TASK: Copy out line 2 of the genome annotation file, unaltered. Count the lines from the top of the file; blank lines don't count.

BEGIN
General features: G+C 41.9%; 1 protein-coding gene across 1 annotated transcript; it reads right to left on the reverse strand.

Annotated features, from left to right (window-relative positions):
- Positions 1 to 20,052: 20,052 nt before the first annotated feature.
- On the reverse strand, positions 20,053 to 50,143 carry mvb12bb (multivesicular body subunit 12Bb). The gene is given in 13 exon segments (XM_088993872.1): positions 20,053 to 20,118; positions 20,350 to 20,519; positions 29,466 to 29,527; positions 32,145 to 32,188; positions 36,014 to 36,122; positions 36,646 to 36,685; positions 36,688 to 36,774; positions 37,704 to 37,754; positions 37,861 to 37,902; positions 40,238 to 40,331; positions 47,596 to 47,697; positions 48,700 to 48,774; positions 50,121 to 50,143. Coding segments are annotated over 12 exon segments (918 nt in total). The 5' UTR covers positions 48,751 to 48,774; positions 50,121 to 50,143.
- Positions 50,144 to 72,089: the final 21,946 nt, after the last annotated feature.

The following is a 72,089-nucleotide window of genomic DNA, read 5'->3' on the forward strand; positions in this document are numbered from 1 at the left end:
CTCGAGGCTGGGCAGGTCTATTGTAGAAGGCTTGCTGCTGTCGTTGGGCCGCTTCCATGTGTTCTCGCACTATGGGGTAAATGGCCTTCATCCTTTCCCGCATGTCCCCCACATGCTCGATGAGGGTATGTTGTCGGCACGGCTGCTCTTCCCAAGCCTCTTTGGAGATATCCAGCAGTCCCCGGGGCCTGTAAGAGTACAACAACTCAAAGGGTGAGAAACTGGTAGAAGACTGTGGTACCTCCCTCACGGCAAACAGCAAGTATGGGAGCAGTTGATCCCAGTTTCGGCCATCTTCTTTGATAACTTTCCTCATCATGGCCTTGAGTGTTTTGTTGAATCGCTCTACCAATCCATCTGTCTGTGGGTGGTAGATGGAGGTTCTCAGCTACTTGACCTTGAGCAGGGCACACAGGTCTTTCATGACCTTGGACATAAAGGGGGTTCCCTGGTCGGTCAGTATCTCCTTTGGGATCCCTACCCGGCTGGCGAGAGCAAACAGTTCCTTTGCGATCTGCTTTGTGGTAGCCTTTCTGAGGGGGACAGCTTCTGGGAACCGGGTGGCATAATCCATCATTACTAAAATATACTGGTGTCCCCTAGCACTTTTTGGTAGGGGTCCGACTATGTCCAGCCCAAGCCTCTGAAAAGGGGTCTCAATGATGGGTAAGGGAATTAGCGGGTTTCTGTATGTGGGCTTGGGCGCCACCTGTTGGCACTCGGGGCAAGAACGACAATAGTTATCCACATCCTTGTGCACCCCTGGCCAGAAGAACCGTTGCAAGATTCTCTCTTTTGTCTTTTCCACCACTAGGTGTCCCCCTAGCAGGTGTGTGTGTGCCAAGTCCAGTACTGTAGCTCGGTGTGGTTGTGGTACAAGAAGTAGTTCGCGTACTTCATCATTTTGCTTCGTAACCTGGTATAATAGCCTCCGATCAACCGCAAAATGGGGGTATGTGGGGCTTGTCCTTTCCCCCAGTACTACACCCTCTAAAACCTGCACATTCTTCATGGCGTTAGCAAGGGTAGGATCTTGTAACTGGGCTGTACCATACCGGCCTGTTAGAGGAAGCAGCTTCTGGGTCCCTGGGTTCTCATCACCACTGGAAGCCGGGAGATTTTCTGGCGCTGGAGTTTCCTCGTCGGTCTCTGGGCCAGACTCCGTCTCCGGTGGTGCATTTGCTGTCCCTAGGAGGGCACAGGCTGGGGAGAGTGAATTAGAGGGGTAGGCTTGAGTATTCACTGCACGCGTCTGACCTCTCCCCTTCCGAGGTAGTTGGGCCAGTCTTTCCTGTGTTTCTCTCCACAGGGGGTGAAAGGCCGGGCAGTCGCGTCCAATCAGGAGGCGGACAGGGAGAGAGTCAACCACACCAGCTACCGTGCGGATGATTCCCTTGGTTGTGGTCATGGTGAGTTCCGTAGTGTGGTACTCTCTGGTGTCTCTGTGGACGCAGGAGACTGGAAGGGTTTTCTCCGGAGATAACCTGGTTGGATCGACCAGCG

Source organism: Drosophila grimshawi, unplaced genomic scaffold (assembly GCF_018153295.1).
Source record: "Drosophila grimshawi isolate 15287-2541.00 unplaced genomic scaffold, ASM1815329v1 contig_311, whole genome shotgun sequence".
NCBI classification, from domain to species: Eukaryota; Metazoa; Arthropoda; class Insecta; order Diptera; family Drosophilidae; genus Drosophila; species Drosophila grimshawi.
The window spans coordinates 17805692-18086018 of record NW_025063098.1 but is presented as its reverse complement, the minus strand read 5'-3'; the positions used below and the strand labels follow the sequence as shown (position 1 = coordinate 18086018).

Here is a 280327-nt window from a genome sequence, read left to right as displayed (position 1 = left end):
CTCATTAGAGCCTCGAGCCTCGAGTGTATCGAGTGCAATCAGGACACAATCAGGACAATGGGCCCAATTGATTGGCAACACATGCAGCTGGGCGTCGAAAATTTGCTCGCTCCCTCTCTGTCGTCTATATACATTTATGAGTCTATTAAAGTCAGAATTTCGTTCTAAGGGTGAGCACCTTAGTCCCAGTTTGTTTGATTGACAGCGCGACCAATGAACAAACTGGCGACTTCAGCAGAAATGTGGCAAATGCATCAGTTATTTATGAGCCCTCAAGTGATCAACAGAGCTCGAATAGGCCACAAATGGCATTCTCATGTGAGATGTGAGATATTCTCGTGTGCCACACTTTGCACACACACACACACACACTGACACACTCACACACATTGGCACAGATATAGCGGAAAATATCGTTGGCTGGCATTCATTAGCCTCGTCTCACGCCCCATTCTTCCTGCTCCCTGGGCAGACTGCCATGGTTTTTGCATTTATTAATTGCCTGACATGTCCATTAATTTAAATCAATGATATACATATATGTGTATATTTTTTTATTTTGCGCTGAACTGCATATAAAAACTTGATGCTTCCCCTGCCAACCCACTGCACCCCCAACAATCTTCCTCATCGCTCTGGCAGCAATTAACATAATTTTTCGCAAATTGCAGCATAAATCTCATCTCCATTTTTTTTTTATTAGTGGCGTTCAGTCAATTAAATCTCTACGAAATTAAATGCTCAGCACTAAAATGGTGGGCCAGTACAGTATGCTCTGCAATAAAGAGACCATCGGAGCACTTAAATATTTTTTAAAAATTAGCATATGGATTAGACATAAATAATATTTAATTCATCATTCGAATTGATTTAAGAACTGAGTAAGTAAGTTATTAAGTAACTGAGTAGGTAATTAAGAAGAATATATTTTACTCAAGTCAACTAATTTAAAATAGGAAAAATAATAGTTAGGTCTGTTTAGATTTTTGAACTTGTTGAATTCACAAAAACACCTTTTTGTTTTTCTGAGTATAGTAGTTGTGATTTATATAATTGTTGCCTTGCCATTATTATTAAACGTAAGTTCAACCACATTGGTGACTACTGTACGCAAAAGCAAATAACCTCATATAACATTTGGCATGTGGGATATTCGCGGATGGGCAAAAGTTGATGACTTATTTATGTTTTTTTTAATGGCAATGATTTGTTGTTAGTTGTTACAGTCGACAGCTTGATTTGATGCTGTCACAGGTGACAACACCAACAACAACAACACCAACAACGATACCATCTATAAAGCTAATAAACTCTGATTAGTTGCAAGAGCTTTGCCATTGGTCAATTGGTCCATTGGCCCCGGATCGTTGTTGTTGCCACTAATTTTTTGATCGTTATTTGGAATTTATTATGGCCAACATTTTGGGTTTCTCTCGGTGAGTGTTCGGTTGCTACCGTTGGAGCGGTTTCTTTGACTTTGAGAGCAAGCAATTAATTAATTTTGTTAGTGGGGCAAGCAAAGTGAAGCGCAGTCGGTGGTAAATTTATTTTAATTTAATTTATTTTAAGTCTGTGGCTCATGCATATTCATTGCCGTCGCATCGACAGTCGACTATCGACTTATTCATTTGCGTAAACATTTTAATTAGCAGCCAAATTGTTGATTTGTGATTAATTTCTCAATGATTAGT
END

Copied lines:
Annotated features, from left to right (window-relative positions):